A Critical Theory of Plagiarism Detection Technologies

Andrew Feenberg (1991) argued that technologies are infused with values and the interests of the dominant class by virtue of their creation. Our alignment with, rejection of, or subversion of particular technologies shape us as we also shape the technologies themselves: “In choosing our technology we become what we are, which in turn shapes our future choices” (p. 14). Much like Trimbur’s (1991) assertion that the language we prefer (for example, “literacy crisis” or ”Internet plagiarism”) works as an invocation that justifies our decisions, our activities, and our sense of self (p. 277), the technologies we choose similarly shape us. Feenberg’s (1991) Critical Theory of Technology fought against established theories of technology—instrumental theory and substantive theory—offering instead what he articulated as a critical theory of technology that made fundamental societal change possible (p. 5). Instrumental views of technology found technologies to be neutral and universal tools that could be used in service of particular values without actually embodying those values themselves; in contrast, substantive theories of technology characterized technologies as all-encompassing, often dehumanizing, relentlessly overtaking us and shaping culture and society (Feenberg, 1991, pp. 6-7). Neither view realistically adheres to the actual complex articulations of technology development and use, thus Feenberg’s insistence on a critical theory of technology that moved in between nihilistic determination and neutral instrumentalism. Both Trimbur and Feenberg remind us that language and technology are imbricated in a larger system of power relationships, and in the instance of plagiarism detection technologies, critical theory allows us to examine the values, assumptions, and reified terms that reveal power differentials in the university.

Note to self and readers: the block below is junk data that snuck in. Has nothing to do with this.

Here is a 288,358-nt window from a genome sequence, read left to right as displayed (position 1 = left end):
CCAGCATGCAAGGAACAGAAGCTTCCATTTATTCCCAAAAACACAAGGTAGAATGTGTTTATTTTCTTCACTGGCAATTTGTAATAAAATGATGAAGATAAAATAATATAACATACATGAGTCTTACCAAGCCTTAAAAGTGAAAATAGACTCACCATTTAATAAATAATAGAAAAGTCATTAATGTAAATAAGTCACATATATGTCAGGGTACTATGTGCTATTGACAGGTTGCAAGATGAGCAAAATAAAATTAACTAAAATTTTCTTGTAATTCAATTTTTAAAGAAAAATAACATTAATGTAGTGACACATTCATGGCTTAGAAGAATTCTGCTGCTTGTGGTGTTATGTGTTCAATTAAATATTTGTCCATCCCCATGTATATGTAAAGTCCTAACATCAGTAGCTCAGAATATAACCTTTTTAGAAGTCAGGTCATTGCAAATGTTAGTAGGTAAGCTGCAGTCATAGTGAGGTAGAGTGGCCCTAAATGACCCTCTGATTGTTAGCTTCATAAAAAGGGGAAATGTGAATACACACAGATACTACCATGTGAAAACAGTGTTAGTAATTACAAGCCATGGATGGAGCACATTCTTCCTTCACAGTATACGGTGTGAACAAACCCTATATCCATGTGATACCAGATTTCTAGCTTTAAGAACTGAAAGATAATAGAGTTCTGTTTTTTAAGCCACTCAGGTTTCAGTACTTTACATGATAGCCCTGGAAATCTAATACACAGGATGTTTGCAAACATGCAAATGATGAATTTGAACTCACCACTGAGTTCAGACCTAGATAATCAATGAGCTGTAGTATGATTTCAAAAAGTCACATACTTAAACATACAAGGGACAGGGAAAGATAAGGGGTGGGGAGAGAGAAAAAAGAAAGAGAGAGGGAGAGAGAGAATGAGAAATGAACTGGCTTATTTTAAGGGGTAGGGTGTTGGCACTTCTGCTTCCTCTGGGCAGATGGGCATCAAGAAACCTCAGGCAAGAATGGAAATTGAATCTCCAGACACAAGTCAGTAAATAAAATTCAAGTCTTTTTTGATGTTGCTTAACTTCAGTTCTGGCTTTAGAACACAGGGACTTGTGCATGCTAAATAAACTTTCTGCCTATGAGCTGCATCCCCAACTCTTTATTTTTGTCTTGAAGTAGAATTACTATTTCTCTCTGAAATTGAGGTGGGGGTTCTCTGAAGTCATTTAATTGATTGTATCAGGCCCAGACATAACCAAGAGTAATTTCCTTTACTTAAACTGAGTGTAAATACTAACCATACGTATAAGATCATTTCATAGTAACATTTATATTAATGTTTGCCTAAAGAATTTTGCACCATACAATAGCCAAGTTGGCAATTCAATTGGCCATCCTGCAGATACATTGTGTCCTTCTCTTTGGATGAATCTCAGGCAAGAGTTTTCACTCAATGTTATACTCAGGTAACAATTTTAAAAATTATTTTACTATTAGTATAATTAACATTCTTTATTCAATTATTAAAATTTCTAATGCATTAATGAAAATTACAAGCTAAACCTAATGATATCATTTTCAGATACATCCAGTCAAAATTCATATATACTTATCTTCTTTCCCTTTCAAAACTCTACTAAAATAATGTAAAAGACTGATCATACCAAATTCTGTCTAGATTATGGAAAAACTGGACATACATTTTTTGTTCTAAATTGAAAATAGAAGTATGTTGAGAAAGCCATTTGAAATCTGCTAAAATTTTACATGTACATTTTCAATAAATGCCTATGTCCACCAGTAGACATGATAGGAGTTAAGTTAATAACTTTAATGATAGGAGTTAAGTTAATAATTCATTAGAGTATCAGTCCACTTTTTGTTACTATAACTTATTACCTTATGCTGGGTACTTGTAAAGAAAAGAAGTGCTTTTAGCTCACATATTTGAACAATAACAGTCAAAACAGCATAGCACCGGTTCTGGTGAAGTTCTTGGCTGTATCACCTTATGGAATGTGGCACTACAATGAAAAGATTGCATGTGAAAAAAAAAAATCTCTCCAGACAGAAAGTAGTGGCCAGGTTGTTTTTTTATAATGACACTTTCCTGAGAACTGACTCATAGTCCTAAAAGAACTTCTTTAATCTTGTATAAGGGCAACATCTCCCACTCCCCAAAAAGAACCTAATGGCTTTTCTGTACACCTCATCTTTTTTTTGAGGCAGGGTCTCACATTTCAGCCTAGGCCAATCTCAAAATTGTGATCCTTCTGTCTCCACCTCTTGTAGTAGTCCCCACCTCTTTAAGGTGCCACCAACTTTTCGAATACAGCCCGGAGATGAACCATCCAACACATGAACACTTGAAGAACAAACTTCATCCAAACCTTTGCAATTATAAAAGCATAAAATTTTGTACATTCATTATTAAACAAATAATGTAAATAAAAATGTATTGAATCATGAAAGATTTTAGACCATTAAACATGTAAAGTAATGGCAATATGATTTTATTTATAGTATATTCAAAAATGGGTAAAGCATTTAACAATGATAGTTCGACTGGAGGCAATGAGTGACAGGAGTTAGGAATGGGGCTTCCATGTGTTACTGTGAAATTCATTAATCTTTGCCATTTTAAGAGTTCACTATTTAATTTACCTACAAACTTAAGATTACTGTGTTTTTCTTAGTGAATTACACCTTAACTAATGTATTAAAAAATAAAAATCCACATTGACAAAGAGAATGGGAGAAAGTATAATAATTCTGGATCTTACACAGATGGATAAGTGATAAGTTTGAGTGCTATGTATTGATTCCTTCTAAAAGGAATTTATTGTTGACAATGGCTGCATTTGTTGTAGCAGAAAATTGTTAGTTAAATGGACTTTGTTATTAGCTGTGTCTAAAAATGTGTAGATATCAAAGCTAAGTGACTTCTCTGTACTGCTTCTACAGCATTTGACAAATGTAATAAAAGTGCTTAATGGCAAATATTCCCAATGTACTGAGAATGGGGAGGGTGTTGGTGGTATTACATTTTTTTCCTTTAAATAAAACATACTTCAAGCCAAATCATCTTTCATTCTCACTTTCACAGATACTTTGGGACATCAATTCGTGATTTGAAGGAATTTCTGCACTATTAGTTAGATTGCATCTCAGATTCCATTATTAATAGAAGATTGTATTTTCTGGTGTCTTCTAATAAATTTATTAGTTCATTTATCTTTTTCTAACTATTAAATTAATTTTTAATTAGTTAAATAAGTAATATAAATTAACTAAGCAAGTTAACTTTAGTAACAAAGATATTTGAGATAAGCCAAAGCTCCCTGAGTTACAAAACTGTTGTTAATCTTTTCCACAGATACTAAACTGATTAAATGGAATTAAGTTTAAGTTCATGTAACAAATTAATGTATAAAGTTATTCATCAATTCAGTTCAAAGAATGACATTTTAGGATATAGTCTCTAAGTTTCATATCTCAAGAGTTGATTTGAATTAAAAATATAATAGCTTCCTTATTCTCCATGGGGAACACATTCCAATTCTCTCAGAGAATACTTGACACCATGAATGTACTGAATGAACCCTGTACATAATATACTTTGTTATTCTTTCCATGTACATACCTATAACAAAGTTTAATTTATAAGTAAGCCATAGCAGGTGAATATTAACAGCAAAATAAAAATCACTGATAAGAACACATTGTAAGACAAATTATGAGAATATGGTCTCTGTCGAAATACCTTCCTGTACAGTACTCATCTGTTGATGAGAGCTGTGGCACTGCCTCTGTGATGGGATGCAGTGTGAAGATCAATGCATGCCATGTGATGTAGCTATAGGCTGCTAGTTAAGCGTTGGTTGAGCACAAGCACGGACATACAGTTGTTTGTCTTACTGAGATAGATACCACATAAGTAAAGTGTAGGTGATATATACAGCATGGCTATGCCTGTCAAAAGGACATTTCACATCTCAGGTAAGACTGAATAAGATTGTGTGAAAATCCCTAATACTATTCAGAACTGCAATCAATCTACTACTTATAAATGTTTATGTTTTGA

Within a critical approach to technology, then, plagiarism detection services not only can be used toward effective or ineffective ends, but they themselves are shaped by us and accordingly shape us too. Rather than immediately accept or reject such devices, we should delve into what we may gain, what we may lose, and even consider what we may not immediately anticipate as effects upon adoption. This critical approach is reflected in the Writing Program Administrators’ (WPA) statement on best practices for defining and avoiding plagiarism: “Make the research process, and technology used for it, visible. Ask your students to consider how various technologies … affect the way information is gathered and synthesized, and what effect these technologies may have on plagiarism.” Rather than an invisible tool seamlessly integrated into the classroom to make life easier for both students and instructors—an image that Turnitin relentlessly relies upon in its marketing to both of these audiences—we should pay careful attention to Turnitin as a technology, examining its terms of use, its allegiances, its history, all of which should assist us in making a more informed decision whether or not to use the technology in our teaching. Perhaps most importantly, we should pay attention to what goes unspoken and what is obfuscated in an attempt to sell the product to us. 

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index the specter of internet plagiarism the turn to turnitin.com page 1 page 2 page 3 page 4 page 5 page 6 authorship and anxiety page 1 page 2 page 3 page 4 page 5 page 6 critical assessment references